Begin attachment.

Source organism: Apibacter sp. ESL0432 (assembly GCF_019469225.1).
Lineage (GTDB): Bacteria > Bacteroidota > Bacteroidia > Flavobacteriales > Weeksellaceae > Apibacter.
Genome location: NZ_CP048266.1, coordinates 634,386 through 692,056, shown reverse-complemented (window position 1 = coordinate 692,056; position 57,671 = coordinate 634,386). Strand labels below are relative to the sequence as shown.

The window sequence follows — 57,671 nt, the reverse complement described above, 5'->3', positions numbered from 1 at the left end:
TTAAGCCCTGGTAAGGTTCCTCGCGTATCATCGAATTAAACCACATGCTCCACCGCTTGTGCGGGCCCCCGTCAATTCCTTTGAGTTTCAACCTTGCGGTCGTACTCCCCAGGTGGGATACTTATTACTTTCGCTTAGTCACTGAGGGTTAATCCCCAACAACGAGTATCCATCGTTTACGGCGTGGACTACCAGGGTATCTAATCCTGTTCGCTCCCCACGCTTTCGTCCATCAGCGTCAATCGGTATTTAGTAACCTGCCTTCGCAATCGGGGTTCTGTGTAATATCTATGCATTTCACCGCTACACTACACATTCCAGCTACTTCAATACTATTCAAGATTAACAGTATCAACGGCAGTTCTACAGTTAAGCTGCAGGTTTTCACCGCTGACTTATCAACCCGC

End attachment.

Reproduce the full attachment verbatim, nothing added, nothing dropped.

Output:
Source organism: Apibacter sp. ESL0432 (assembly GCF_019469225.1).
Lineage (GTDB): Bacteria > Bacteroidota > Bacteroidia > Flavobacteriales > Weeksellaceae > Apibacter.
Genome location: NZ_CP048266.1, coordinates 634,386 through 692,056, shown reverse-complemented (window position 1 = coordinate 692,056; position 57,671 = coordinate 634,386). Strand labels below are relative to the sequence as shown.

The window sequence follows — 57,671 nt, the reverse complement described above, 5'->3', positions numbered from 1 at the left end:
TTAAGCCCTGGTAAGGTTCCTCGCGTATCATCGAATTAAACCACATGCTCCACCGCTTGTGCGGGCCCCCGTCAATTCCTTTGAGTTTCAACCTTGCGGTCGTACTCCCCAGGTGGGATACTTATTACTTTCGCTTAGTCACTGAGGGTTAATCCCCAACAACGAGTATCCATCGTTTACGGCGTGGACTACCAGGGTATCTAATCCTGTTCGCTCCCCACGCTTTCGTCCATCAGCGTCAATCGGTATTTAGTAACCTGCCTTCGCAATCGGGGTTCTGTGTAATATCTATGCATTTCACCGCTACACTACACATTCCAGCTACTTCAATACTATTCAAGATTAACAGTATCAACGGCAGTTCTACAGTTAAGCTGCAGGTTTTCACCGCTGACTTATCAACCCGC